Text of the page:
In the tenth, the Yankees and Orioles both went quietly, but in the top of the eleventh, the Yankees mounted a rally. Bernie Williams and Hideki Matsui walked, to lead off the inning, and Joe Torre sacrificed Aaron Boone to move them to second and third (which, despite Boone's HR and two hits in this game, might not be a ridiculous play in this situation). But the decision Torre followed this with was odd, pinch hitting Ruben Sierra for David Dellucci, depite the fact that the Orioles were certain to intentionally walk whoever was up, as they did. Torre then pinch-ran Karim Garcia for Sierra, making Sierra's apppearance in the game wholly pointless (and yet, it would pay off in the end).

John Flaherty had hit two home runs, but Joe Torre knew that his chances were greater with Jorge Posada in the game, and pinch-hit him. The Yankees announcers talked about how it was Jorge's birthday, and how he had a great chance to celebrate his birthday with a game-winning hit. Except his birthday is Sunday. Must be a night for clerical errors.

Anway, the point was moot, because Posada struck out, and Alfonso Soriano (whose OBP is .220 in his last 123 PAs) grounded out to third. Fortunately, the Yankees avoided losing the game in the bottom of the 11th, and in the top of the 12th, Jason Giambi his a long home run to center to give the Yankees the lead.

But the most bizzare thing to happen was yet to come. After retiring the first two Orioles in the bottom of the 12th, Jeff Nelson walked pinch-hitter Jack Cust. CBS Sportsline describes what followed:
Larry Bigbie: Ball, Strike looking, Strike looking, Bigbie doubled to center, Cust out at home.
So, there you go.

Of course, it was much more bizzare than that. Bigbie's ball was cut off in the gap by Karim Garcia, who threw the ball into Alfonso Soriano in shallow right. Cust was running hard to third, and the Orioles' third base coach waved him home--but then stopped him late. Cust slipped while trying to stop, and Soriano threw behind him to Boone. But Boone couldn't handle the ball, knocking it back towards the pitcher's mound, and Cust got up and ran home. Boone fielded the ball and threw it to Posada at home plate, who then chased Cust back towards third.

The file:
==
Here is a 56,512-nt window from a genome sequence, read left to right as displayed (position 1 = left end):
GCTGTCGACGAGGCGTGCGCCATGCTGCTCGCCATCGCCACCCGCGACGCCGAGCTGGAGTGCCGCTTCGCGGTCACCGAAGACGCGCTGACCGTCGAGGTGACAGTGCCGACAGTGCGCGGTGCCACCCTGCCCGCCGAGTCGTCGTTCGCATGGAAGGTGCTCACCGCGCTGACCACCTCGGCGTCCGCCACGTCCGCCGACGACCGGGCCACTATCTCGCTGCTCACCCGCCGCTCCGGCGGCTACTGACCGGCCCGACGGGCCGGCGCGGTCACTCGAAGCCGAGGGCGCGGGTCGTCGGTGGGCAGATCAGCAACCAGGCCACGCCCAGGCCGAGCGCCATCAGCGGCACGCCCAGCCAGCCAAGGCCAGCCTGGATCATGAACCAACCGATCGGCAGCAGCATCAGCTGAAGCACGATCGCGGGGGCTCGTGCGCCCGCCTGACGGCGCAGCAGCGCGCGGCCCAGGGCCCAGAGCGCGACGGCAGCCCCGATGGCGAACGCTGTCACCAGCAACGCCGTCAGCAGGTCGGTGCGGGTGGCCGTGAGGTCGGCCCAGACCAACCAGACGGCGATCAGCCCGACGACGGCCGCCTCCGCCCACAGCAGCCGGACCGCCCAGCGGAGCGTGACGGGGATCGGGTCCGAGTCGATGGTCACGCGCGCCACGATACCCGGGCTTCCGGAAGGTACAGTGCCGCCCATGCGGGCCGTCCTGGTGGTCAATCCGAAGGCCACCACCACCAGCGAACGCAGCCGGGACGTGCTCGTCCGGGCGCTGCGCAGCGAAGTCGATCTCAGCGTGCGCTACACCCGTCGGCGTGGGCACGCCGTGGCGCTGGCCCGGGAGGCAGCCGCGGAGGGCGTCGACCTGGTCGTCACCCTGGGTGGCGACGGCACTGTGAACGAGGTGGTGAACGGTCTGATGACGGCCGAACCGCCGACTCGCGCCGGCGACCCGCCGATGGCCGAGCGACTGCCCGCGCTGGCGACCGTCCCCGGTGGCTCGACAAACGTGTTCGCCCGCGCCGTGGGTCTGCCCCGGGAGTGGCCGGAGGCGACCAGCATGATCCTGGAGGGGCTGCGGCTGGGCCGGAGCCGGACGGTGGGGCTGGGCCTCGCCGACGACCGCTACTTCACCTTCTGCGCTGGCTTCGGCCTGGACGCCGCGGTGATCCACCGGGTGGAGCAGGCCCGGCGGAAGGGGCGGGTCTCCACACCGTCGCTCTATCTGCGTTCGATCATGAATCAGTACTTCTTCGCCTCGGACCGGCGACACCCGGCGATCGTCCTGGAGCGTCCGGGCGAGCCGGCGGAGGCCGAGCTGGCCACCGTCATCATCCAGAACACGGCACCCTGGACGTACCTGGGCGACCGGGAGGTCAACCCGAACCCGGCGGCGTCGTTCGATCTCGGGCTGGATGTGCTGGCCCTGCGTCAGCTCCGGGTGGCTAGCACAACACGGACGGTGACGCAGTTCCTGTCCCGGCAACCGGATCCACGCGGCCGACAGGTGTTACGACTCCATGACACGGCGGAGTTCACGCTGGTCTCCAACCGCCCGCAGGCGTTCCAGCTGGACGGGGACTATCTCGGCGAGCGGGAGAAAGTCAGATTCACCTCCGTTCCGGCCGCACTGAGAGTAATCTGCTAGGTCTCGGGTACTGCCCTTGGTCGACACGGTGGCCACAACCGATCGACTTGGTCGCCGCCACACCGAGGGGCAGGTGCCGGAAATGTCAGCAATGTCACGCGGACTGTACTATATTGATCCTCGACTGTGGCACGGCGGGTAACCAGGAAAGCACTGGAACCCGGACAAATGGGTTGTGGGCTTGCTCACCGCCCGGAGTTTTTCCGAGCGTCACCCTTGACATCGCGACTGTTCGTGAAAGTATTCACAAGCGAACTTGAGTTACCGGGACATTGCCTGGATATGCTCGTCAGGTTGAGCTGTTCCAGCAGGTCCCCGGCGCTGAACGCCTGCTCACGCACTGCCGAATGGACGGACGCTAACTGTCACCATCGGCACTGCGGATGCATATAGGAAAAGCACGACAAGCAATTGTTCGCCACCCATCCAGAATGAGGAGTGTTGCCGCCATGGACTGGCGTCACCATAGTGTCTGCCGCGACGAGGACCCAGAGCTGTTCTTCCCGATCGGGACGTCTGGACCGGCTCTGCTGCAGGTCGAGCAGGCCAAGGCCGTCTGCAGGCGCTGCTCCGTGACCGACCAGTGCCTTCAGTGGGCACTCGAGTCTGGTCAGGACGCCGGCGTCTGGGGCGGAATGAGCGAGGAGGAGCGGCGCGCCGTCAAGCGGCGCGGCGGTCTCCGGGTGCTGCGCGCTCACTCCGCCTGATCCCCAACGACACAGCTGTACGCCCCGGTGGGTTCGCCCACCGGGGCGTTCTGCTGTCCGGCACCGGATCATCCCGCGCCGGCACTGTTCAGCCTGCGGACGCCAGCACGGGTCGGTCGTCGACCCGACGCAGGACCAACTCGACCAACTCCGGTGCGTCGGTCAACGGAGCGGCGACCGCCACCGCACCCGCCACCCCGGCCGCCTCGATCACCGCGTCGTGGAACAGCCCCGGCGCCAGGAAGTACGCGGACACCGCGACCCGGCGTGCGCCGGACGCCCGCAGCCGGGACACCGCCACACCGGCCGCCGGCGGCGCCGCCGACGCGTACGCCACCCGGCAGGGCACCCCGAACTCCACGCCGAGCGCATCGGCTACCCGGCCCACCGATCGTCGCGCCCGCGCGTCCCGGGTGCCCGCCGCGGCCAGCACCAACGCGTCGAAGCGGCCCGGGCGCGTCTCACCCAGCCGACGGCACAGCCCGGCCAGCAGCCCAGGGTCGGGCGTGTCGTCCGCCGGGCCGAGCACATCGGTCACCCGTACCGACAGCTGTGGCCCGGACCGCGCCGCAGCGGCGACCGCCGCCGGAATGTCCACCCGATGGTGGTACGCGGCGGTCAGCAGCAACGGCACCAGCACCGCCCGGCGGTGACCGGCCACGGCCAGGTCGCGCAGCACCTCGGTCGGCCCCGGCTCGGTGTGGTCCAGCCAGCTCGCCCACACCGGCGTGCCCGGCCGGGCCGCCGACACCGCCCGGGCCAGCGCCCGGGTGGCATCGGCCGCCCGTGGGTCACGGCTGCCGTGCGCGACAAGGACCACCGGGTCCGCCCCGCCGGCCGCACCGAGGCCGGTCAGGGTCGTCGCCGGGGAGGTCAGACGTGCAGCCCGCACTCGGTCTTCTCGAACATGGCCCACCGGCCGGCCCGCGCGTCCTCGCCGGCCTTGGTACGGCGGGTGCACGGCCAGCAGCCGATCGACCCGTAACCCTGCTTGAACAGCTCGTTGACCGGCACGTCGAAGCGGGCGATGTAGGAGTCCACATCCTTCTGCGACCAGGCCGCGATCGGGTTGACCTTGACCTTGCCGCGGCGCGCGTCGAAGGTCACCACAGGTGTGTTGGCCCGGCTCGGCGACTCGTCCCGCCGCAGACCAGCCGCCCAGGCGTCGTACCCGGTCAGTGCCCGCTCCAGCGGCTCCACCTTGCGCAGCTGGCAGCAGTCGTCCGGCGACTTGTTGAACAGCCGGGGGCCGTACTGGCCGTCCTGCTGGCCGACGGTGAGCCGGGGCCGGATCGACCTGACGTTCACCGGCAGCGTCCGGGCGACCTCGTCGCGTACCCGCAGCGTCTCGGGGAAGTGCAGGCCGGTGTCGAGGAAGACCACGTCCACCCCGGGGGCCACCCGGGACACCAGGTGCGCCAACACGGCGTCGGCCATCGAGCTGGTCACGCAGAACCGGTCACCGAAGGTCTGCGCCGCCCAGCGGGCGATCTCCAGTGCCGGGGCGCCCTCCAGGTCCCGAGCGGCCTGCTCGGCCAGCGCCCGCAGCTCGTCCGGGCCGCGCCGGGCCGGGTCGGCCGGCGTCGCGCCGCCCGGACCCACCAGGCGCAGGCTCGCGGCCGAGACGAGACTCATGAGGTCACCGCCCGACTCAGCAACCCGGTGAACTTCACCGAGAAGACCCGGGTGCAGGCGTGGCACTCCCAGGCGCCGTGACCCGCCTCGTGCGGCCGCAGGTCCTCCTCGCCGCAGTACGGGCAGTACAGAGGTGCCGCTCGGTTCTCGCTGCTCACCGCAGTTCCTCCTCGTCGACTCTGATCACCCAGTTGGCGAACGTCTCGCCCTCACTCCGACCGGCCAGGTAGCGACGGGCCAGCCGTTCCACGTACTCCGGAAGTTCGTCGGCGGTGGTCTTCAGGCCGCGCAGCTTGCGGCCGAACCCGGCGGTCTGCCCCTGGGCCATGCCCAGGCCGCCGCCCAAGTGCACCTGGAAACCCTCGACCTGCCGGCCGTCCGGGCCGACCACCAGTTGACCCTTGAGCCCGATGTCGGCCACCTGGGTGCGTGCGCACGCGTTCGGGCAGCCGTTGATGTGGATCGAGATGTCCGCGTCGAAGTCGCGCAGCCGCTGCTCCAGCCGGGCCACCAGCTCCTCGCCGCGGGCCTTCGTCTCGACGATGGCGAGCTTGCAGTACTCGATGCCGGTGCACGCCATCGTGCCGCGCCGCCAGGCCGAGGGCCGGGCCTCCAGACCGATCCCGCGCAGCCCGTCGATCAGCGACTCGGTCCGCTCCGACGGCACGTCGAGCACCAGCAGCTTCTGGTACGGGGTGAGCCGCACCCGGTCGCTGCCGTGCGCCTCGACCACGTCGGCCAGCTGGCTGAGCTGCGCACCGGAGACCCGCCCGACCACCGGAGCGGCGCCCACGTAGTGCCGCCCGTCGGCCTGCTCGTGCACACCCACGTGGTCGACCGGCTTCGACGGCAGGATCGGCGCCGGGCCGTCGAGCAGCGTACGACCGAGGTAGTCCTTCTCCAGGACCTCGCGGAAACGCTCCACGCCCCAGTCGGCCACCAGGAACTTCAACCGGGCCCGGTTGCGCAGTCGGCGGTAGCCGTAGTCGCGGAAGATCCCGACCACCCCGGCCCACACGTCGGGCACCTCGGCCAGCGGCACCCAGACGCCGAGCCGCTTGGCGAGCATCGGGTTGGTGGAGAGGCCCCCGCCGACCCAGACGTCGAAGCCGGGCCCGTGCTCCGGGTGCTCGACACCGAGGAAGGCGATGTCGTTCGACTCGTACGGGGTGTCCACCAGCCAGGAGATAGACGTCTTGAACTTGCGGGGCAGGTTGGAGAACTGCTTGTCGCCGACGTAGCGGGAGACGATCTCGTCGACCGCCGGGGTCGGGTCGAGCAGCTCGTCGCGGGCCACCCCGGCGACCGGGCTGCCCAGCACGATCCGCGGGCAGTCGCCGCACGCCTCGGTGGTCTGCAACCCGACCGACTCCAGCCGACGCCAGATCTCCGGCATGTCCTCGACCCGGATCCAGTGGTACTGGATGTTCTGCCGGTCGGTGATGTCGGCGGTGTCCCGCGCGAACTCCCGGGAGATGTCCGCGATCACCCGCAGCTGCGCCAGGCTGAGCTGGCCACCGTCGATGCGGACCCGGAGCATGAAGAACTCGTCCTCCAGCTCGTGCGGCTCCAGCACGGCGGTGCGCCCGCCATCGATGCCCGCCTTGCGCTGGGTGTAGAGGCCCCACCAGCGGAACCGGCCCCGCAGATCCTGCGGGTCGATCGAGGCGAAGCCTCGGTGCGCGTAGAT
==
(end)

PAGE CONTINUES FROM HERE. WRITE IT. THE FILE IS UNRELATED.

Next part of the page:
At this point, the Yankees made a serious error. Nick Johnson had moved to the middle of the infield to cut off a throw home, and moved to cover third base, and Derek Jeter was standing in shallow right with Soriano, rather than covering second base (what prescence!). Johnson ran to back up third base, but Jeff Nelson, who should have been backing up home plate, also ran towards third ahead of Posada. When Posada threw the ball to Boone, home plate was completely uncovered, and there was nobody on the field closer to home plate than Cust, and while Boone is faster than the Orioles' young slugger, the distance between them was too great for Boone to catch him before the game was tied.

But fate saved the Yankees, as Cust slipped and fell on the grass just short of home plate, and tried to crawl home on his hands and knees. Rushing in to catch him, Boone fell to his knees as well, slapping the glove with the ball in it against Cust's side, ending the game in one of the most bizzare--and idiotic--fashions I have ever seen. The Orioles paid for the poor decision making of Tom Treblehorn, the third base coach, and the Yankees nearly paid for the foolishness of Jeff Nelson and Derek Jeter.

But in the end, it was a win, and the Yankees retained their four game lead in the AL East. With Mike Mussina facing Rodrigo Lopez in the series finale Sunday afternoon, they have an excellent opportunity to sweep the series. However, they really need Moose to pitch deep, because their bullpen is somewhat spent, and they do not have an off day for several days. But today, they came away with a win they should not have expected, and provided one of the more entertaining games of the season.


August 16, 2003



by Larry Mahnken

Many years from now, when I'm old and gray and bald...er, my grandchildren will gather around my feet.

"Grandpa! Grandpa! Tell us about the time that Aaron Boone hit the three-run home run in the ninth inning to win the game!"

"WHAT!?" I'll shout, because I'll be deaf then, too.

But then I'll turn on my aural implants, which convert sounds into a text format before my eyes, closely resembling an AIM chat. And I will tell them how the Yankees wasted many opportunities to blow the Orioles out, and pushed only two runs across in the first eight. And I'll tell them about Old Man Clemens, who had pitched so much better than his 11-7 record, and how he held the Orioles to a single run going into bottom of the eighth. And then, after retiring the first man in the inning, Joe Torre lifted him for Old Man Orosco.

"Jesse Orosco!" my grandchildren will say, "doesn't his grandson play for the Yankees now?"

"No," I'll reply, "it's the same guy."

And I will tell them how Orosco, brought in to retire two lefties, instead gave up a double and a single, and the Orioles tied the game. And then I'll tell them that the Yankees brought in Jeff Nelson, who they had traded for Armando Benitez, who had a reputation for melting down in big games, even though Nelson wasn't really any more reliable.

"Armando Benitez!" my grandchildren will gasp, "He's history's greatest monster!"

"Yes," I'll nod knowingly, "But we didn't know about that then. But I digress."

And I'll tell them how Nelson gave up the lead, and the Yankees went to the ninth trailing 3-2. And my grandchildren will weep, and break chairs, and say many swear words that they have no business knowing at that age, for they are truly my grandchildren. But I will raise my hand and hush them, and tell them how, in the ninth inning, after Hideki Matsui grounded out yet again, Jorge Posada singled past the second baseman, and was pinch-run for by Enrique Wilson.